Muhammad Ali. Mike Tyson. Two of the best, if not the best, heavyweights to have ever laced up boxing gloves. In their prime, critics would argue that each was unbeatable, which is why so many have fantasized over a hypothetical bout between the two.
Stylistically, they were complete opposite fighters. Muhammad Ali was swift, suave, long and rangy–moving like poetry in motion. Tyson was built like a brickhouse, and the speed and explosiveness he had in his gloves was like no other. Ali fought in the long range, while Tyson was in close, utilizing the short range.
Today, FightCamp Co-Founder and Trainer Tommy Duquette will explain the difference between the two fighting styles: long range vs. short range. As a fighter, it is necessary to know how to do both boxing techniques, inside fighting (short range) and outside fighting (long range), because you never know how your opponent will fight or push the pace. Even if you never enter the ring, having the ability to switch between the two can help make you an overall better boxer.
Long Range Boxing
Tall, upright stance
Positioned on the balls of your feet, ready to quickly move directions
Arms-length away from target
Tip: Cheat your weight back a little bit onto your rear leg and keep your hands (especially your lead hand) out a little further from your guard–this is optimal for counter punching
Punching from the long range stance is primarily done through 1’s and 2’s (jabs and crosses)
These punches help keep your opponent away from you
To throw hooks and uppercut punches from this stance, you must step in closer to your opponent
Long Range Combo: Jab - Cross - Lead Hook | 1 - 2 - 3
Assume a long range boxer’s stance
Power for the jab is generated by pushing off the ball of your rear foot and shifting your weight forward
Step forward 2-inches with your lead leg and throw your jab
As your lead foot hits the ground, you should be making contact with your target
Once your punch hits, retract your lead hand back to guard
Follow up by immediately throwing your cross (2), while simultaneously bringing your rear leg back to your initial stance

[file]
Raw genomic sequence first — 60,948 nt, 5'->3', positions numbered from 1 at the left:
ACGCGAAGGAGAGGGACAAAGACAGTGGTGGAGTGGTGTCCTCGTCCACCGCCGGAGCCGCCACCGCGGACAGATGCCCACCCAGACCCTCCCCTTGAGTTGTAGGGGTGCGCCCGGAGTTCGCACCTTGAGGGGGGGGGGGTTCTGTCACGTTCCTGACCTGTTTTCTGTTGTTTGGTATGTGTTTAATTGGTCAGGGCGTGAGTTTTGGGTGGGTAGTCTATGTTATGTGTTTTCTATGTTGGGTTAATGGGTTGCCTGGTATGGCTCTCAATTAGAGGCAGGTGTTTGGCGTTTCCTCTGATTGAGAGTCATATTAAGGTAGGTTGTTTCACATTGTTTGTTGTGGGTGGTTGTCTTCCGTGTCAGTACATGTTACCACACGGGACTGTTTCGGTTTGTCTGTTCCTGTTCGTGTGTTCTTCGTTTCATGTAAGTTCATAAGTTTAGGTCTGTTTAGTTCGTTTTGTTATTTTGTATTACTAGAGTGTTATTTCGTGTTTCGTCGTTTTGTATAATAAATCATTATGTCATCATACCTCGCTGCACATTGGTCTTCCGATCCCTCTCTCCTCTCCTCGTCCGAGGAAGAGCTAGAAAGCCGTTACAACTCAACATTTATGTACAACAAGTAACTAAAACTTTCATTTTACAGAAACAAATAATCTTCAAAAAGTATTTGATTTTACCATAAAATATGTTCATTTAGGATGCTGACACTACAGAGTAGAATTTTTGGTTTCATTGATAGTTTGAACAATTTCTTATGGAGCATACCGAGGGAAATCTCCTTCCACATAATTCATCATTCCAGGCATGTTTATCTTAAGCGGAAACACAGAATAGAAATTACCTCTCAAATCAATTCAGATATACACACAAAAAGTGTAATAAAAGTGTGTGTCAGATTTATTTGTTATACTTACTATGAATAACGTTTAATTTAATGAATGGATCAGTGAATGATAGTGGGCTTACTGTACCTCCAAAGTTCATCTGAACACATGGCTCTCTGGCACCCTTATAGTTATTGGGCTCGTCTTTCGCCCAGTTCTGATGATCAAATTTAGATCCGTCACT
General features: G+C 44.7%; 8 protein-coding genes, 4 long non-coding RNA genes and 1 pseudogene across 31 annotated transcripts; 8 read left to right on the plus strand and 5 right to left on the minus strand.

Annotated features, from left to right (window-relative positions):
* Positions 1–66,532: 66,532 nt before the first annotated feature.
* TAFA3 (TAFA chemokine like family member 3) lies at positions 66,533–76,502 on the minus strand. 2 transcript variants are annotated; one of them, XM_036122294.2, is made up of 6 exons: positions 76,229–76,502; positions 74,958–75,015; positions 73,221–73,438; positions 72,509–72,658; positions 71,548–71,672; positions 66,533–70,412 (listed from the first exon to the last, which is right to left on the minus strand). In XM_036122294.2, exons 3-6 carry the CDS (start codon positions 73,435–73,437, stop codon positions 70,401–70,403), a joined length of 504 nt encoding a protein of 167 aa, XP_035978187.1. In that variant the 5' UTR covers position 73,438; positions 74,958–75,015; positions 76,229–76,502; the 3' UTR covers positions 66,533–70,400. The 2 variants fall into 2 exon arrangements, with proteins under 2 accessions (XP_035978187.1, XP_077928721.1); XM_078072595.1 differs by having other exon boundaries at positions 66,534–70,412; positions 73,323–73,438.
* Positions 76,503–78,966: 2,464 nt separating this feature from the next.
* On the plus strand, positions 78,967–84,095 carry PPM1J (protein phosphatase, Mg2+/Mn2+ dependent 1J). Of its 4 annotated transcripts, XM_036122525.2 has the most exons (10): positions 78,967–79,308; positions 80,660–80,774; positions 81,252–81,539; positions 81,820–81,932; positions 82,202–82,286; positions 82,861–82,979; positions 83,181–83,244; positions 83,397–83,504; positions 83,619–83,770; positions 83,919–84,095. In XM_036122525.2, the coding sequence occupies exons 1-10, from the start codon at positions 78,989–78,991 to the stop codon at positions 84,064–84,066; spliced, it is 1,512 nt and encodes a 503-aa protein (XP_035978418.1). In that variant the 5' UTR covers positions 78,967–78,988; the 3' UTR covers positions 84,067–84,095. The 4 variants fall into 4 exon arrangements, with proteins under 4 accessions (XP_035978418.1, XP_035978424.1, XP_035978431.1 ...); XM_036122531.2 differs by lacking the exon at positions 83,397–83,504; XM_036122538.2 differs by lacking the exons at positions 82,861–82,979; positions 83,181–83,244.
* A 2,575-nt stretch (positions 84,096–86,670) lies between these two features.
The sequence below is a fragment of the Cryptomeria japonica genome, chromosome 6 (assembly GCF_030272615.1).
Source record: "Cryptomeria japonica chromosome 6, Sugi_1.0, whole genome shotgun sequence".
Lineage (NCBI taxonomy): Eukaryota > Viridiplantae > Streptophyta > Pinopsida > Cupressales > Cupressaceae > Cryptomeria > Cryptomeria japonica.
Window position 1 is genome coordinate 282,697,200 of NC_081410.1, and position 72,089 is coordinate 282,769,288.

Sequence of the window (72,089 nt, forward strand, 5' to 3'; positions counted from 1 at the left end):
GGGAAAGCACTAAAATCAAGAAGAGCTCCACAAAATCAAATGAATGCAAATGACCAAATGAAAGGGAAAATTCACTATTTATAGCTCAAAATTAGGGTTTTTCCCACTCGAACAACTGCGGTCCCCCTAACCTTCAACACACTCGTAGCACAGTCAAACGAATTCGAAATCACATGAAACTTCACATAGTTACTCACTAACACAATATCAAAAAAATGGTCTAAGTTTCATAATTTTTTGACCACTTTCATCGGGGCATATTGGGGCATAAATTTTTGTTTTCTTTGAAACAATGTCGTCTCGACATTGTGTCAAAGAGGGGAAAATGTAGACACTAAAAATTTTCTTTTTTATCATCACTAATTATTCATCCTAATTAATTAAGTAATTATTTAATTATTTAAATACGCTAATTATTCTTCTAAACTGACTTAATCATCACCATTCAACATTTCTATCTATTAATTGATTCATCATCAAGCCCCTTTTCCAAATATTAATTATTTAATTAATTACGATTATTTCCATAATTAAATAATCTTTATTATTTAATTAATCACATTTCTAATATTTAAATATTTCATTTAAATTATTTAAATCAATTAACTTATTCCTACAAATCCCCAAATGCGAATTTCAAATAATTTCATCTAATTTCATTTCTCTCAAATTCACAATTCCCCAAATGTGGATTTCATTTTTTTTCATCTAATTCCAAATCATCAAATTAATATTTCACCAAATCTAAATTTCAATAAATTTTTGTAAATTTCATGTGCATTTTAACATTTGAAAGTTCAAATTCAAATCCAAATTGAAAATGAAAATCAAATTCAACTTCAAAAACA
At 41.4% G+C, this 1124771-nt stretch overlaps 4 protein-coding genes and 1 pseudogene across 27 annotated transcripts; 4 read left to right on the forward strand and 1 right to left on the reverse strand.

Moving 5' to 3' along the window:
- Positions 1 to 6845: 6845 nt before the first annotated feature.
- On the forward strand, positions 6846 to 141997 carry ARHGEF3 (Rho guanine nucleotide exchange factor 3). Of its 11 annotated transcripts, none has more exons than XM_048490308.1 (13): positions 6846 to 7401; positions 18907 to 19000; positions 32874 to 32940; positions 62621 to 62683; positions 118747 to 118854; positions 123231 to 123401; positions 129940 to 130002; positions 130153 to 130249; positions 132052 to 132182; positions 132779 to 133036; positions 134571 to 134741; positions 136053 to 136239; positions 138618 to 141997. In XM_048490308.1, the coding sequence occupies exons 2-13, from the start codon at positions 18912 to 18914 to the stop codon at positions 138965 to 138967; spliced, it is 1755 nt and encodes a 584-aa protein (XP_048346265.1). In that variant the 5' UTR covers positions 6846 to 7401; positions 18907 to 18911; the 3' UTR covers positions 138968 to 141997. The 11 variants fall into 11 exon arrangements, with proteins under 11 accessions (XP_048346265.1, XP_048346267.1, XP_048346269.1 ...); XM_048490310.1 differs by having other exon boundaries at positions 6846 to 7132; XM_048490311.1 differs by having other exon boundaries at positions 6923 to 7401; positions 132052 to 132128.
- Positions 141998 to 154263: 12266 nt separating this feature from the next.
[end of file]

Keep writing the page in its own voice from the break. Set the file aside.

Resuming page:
Finish off the combo by throwing a lead hook (3), rotating at your hips to generate power
Short Range Boxing
Weight is more evenly distributed with a slightly wider than normal stance
Less than one foot away from your target
This is a slightly more vulnerable position, so sit down (bend your knees a bit more) in the stance with your gloves up at eyebrow height–sometimes called the “peek-a-boo” guard position
Tip: Make sure your elbows remain “glued” into your body to help block body shots that may come from your opponent
This stance is ideal to land power and body shots on your opponent, however, it is also easier to get hit as well
With less distance between yourself and your opponent/target, punching combos can be a bit more difficult
Incorporating a drop step will help you separate and gain the space you need to land punching combo
Short Range Combo: Rear Hook (Body) - Rear Uppercut - Lead Hook - Cross | 4B - 6 - 3 - 2
Assume a short range boxing stance–less than one foot away from your target
Begin your punching combo by throwing a rear hook (4) to the body of your opponent
Quickly retract your punch back to your guard and immediately follow-up with a rear uppercut (6)
As your lead hand makes contact and begins to retract to your guard, perform the lead hook (3) and simultaneously take a 2-inch drop step with your rear leg
As your lead hook (3) punch lands, your rear foot should be landing with the drop step
As you retract your lead hand back from throwing your lead hook (3), your lead foot should hit the ground, bringing you back to your original stance and balance
Once balanced, finish off the combo by throwing your cross (2)
These explanations and different punching combos from Tommy will help you master your long range and short range boxing stances. With any punch combo, practice often and use a mirror, shadowboxing, so you can correct your form and technique. The key to learning anything is to start slow and steady, and increase the speed only once you have gotten down the movements.
Stay Strong and Grounded
As always if you have any questions, feel free to reach out to any of the trainers in the FightCamp Community. Ready to step your game up and take your at-home boxing training to the next level? Check out our YouTube Channel and Blog, and get ready to elevate your boxing routine!